A new Paradigm for Peace

I was deeply affected by a presentation given by Barbara Wein during an adult forum after church at St. Alban’s yesterday. Barbara teaches in the Master’s Program in International Peace and Conflict Resolution in American University’s School of International Service.

Actually, deeply affected doesn’t quite describe the experience.  I was moved.  You know the feeling.  A sensation that is intellectual, physical and spiritual all at once; a feeling that seizes your mind and your gut and your heart all at once.  When moved one doesn’t know whether to laugh or to cry – all one knows is what they have just experienced is the absolute truth.  Not just that something is true but absolute.  My post on Martin Buber a few Monday’s ago addressed this.   The absolute is abiding.  God is absolute.  God is abiding.  God is love.  God’s love is abiding and absolute. After experiencing the absolute we are transformed and our relationship with the world – everything and everyone in it – is changed forever: “When our relationship with the world is absolute we are compelled to responsibility and relationship (love) with all of the created order…  A just and loving society is only possible when everyone sees the world as You.”

I was moved when Barbara did what every Christian is called to do – she bore witness. Barbara described the work of Peace Brigades International as she explained how unarmed soldiers for peace support and protect those that stand up for human rights around the world.  The moving moment came when Barbara described stories of death squads approaching communities with the intent of killing them and Peace Brigade workers standing in between the aggressors and the innocent, holding their passports (and all that they represent) in the air and declaring their willingness to be the first to die.  Willing to die in the name of the absolute truth.  The reason that we don’t hear about events like these is precisely because they work – because people don’t end up dead.  How do you measure how many people have not died?

We live in a world that teaches us that war is the only answer – that conflict is inevitable. 40 wars are being fought in this world right now and much of what I learned yesterday was disheartening, especially because they are all things most of us already “know.”  The US Military, in one minute, spends $1.2 million; that President Obama’s 2014 federal discretionary budget request sent to Congress in 2013 asked for 57% of the budget to be spent on the Department of Defense, War and Nuclear Weapons Programs (while 6% is allotted for education and 3% for Energy and the Environment).

But much of what I learned was heartening:  That when Barbara began her work there were something like 4o programs in Conflict Resolution being taught at Universities in the US and today there are more than 500 – that thousands of young people are graduating with degrees that give them the tools to disarm the paradigm that peace is not possible; that the success of the Civil Rights Movement in the US was the result of the active participation of the equivalent of approximately 1% of the population; and that in Israel today there are initiatives like Neve Shalom – Wahat al-Salam:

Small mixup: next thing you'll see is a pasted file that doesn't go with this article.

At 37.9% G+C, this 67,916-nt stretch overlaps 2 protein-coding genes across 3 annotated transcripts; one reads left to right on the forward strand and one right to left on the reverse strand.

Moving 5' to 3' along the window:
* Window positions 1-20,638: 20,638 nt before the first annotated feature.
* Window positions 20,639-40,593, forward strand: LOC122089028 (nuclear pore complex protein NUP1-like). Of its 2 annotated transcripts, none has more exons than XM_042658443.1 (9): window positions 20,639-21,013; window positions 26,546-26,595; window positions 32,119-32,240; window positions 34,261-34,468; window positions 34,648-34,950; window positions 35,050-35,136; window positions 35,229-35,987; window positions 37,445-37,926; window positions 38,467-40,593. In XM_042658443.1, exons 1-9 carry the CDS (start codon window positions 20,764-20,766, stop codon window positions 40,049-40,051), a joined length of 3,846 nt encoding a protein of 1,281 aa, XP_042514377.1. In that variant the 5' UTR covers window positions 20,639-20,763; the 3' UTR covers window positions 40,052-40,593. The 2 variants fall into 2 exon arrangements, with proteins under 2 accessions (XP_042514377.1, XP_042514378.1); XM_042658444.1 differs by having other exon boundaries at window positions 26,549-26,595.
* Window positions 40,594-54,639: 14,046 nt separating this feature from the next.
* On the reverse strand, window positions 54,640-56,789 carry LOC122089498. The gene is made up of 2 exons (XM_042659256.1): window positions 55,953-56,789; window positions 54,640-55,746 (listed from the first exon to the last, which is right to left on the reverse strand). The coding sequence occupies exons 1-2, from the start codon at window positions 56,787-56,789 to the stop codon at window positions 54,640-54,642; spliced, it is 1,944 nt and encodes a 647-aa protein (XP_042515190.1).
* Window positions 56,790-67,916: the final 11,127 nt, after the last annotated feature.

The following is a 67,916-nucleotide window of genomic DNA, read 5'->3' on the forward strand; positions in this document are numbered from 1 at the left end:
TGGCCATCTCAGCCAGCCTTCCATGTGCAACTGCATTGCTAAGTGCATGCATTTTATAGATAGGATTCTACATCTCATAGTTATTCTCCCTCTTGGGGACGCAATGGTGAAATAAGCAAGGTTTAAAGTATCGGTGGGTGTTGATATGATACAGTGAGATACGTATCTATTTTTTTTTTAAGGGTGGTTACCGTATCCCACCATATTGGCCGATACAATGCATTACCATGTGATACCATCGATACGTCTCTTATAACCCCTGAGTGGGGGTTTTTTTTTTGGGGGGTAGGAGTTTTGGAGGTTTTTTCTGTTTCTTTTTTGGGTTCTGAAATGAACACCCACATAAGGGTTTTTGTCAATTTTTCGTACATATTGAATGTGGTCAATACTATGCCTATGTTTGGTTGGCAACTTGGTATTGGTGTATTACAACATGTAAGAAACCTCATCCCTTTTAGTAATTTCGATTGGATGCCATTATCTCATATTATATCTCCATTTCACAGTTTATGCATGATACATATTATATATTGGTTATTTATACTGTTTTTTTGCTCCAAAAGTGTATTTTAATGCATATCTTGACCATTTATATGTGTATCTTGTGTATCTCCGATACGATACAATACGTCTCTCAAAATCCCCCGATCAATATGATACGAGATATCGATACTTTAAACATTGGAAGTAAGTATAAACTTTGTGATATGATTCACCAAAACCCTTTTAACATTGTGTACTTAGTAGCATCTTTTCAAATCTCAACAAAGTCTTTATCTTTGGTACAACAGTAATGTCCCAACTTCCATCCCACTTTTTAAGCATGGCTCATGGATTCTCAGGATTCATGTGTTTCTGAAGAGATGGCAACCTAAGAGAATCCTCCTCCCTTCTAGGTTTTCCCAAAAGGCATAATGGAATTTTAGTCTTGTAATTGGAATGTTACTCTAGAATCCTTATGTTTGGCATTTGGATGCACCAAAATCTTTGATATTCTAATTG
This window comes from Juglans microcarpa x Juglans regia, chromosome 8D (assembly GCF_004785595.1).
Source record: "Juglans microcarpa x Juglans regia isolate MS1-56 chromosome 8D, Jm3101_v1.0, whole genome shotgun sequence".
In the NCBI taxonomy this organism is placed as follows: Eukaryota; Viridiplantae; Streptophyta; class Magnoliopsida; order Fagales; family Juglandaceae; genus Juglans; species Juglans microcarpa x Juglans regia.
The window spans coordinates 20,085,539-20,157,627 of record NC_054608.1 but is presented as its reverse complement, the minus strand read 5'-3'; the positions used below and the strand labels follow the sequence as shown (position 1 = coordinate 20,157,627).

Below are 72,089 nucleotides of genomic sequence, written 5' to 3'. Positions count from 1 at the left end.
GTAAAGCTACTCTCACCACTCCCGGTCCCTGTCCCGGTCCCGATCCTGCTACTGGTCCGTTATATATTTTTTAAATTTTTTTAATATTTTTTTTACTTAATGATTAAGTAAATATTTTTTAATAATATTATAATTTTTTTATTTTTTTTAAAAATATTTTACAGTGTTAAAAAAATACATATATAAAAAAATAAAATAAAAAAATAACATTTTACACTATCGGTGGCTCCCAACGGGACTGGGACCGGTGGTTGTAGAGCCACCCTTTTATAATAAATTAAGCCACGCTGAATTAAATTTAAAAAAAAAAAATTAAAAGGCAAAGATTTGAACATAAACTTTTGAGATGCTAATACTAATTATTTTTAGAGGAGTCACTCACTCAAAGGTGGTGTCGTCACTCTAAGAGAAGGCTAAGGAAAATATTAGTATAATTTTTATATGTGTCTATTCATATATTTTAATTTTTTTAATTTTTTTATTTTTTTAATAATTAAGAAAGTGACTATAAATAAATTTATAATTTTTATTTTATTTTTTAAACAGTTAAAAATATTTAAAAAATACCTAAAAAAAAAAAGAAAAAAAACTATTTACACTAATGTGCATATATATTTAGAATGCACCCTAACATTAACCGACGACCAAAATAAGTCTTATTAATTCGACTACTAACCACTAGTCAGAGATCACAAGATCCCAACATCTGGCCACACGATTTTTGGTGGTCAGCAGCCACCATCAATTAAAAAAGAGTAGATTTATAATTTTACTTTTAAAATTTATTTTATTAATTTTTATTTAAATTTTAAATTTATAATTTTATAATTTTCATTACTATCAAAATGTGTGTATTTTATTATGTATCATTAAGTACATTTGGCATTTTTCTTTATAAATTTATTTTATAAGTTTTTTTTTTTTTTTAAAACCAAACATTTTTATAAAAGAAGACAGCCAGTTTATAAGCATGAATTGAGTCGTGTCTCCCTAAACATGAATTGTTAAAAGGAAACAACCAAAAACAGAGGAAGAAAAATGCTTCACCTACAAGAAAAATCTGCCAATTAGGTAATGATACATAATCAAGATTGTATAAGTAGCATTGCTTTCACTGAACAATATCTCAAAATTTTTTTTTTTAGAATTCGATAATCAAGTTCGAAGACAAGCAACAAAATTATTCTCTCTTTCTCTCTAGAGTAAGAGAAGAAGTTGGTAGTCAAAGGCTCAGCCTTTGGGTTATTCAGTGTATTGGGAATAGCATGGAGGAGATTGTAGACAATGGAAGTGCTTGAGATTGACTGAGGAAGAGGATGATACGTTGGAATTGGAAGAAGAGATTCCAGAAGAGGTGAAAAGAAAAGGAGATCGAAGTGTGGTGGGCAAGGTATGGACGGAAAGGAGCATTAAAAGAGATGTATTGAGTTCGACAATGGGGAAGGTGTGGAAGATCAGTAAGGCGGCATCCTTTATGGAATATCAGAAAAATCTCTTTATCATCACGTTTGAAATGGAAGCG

Barbara concluded her presentation yesterday by asking us to think about times in the history of the world when paradigms were overturned.  Someone mentioned Galileo. Another Copernicus.  She mentioned Jesus.

You can learn more about PBI here: http://www.peacebrigades.org/  Be sure to check out the video “Bearing Witness” on the bottom of the main page.  For the cost of one hundred dollars any of us can audit classes on Conflict Resolution at AU and start overturning our own paradigms.  As I left the forum three parishioners were talking about auditing these classes.  Hooray.

Happy Monday, and “Never doubt that a small group of thoughtful committed citizens can change the world:  Indeed it’s the only thing that ever has.”  -Margaret Mead


This entry was posted in The Rev. Jim Quigley and tagged . Bookmark the permalink.

2 Responses to A new Paradigm for Peace

  1. Janis Grogan says:

    Dear Jim, Thank you for expressing so beautifully what I believe every person there also felt. Her presentation was longer than usual but I am so glad that I remained rooted to my seat because some of the most moving parts were at the end. I wish people like Barbara Wein had a national soap box. Maybe she does. Jan

  2. Peter Spalding says:

    Jim, Sorry I had to miss this presentation, I did not return to DC from San Francisco until Sun PM. Knowing your interest in peace making and in Martin Buber I have had Amazon send you a favorite book of mine, “A Land of Two People, Martin Buber on Jews and Arabs,” by Paul R. Mendes-Flohr. Lots of wisdom in this short book. Enjoy. Peter

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